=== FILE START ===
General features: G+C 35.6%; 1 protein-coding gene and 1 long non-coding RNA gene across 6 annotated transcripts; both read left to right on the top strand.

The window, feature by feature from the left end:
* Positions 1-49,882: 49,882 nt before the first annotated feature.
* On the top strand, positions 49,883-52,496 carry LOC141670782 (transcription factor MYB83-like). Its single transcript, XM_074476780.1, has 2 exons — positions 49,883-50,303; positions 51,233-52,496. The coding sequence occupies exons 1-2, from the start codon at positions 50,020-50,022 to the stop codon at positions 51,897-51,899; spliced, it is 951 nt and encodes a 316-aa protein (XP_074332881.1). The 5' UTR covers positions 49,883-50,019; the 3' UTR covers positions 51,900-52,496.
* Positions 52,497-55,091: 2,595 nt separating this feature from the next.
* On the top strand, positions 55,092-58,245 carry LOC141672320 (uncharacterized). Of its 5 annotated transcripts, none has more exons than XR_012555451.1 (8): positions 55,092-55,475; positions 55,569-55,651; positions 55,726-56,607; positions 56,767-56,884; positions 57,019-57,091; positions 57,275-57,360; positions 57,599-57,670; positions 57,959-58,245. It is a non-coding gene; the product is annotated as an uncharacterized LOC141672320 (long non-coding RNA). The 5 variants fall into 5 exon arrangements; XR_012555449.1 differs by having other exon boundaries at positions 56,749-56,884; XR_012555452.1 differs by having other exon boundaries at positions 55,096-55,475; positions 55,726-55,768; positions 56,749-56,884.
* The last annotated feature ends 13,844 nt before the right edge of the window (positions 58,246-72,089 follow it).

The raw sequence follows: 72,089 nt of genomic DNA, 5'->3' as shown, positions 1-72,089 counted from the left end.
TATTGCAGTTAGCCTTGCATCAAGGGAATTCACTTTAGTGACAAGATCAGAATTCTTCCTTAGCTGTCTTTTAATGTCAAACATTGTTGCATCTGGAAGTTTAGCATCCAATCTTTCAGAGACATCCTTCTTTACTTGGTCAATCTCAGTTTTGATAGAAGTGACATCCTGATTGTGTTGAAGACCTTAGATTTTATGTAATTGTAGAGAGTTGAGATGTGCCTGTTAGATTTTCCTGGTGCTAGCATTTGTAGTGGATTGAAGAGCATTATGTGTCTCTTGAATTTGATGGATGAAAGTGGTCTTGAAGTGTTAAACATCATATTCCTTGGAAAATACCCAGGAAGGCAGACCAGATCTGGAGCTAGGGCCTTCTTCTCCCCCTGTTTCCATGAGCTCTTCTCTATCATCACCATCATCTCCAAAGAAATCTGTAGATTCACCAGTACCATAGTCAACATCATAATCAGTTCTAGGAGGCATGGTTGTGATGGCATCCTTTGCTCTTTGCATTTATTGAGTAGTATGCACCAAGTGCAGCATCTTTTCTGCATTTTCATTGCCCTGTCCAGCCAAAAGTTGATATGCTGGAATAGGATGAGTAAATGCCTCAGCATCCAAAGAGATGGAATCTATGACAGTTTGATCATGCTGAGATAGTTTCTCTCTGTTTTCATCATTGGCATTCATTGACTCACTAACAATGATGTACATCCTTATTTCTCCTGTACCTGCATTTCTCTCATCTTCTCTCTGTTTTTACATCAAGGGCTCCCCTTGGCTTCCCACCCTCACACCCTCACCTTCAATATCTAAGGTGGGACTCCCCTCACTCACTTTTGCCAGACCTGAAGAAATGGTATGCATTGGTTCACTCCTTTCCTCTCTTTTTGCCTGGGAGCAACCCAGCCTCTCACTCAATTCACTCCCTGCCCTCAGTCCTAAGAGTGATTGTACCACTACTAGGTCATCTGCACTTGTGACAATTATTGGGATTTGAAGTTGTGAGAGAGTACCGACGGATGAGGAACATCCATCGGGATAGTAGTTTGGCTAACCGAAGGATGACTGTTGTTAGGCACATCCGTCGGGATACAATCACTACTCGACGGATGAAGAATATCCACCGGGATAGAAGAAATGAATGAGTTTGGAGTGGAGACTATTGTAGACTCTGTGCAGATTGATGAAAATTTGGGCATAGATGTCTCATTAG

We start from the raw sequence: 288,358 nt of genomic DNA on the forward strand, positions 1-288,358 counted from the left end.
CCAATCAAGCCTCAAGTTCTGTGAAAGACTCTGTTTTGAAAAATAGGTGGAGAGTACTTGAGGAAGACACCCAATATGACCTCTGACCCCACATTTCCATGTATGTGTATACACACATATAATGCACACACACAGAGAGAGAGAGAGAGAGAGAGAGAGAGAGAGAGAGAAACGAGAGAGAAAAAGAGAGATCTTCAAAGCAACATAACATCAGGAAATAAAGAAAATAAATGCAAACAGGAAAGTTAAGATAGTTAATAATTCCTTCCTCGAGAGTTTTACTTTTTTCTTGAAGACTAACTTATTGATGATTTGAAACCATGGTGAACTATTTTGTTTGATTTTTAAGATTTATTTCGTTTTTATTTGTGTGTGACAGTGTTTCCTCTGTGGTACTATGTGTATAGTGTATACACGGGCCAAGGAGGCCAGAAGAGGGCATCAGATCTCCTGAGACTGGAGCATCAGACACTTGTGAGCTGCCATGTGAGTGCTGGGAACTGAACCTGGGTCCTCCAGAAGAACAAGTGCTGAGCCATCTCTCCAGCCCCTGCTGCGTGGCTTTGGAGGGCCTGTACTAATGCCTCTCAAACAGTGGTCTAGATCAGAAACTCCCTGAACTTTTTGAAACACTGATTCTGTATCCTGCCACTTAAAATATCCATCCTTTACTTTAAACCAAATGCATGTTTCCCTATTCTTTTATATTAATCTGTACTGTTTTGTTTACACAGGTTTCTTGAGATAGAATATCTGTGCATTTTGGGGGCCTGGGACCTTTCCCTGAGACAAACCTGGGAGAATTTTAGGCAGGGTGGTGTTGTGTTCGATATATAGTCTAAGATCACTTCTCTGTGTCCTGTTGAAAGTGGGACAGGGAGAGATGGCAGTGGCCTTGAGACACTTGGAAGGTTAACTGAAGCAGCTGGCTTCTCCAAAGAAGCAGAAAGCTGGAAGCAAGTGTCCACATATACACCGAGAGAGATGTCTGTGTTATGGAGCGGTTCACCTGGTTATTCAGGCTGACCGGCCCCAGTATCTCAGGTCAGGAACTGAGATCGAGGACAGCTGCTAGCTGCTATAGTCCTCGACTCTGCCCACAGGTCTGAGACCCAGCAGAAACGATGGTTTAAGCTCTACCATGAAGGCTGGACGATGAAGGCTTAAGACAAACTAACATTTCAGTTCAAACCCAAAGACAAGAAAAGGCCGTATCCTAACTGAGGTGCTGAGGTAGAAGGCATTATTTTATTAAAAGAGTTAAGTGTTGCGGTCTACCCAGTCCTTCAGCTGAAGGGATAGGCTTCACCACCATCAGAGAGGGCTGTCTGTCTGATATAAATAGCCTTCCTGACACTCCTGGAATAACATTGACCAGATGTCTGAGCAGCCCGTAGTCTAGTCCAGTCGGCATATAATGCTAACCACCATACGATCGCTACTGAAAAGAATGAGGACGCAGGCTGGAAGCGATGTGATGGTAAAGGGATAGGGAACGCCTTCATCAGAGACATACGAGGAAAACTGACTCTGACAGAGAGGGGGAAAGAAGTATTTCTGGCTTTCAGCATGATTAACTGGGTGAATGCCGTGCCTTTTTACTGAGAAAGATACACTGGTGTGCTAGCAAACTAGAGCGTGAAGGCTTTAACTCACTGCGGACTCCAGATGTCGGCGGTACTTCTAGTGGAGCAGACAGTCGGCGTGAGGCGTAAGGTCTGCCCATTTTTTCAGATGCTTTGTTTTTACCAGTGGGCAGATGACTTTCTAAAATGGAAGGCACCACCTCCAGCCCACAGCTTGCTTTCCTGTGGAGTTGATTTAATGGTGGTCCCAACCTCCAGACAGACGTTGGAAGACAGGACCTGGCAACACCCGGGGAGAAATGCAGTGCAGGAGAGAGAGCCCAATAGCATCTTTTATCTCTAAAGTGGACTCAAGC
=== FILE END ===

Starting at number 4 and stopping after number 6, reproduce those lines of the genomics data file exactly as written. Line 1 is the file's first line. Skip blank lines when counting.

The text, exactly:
* On the top strand, positions 49,883-52,496 carry LOC141670782 (transcription factor MYB83-like). Its single transcript, XM_074476780.1, has 2 exons — positions 49,883-50,303; positions 51,233-52,496. The coding sequence occupies exons 1-2, from the start codon at positions 50,020-50,022 to the stop codon at positions 51,897-51,899; spliced, it is 951 nt and encodes a 316-aa protein (XP_074332881.1). The 5' UTR covers positions 49,883-50,019; the 3' UTR covers positions 51,900-52,496.
* Positions 52,497-55,091: 2,595 nt separating this feature from the next.
* On the top strand, positions 55,092-58,245 carry LOC141672320 (uncharacterized). Of its 5 annotated transcripts, none has more exons than XR_012555451.1 (8): positions 55,092-55,475; positions 55,569-55,651; positions 55,726-56,607; positions 56,767-56,884; positions 57,019-57,091; positions 57,275-57,360; positions 57,599-57,670; positions 57,959-58,245. It is a non-coding gene; the product is annotated as an uncharacterized LOC141672320 (long non-coding RNA). The 5 variants fall into 5 exon arrangements; XR_012555449.1 differs by having other exon boundaries at positions 56,749-56,884; XR_012555452.1 differs by having other exon boundaries at positions 55,096-55,475; positions 55,726-55,768; positions 56,749-56,884.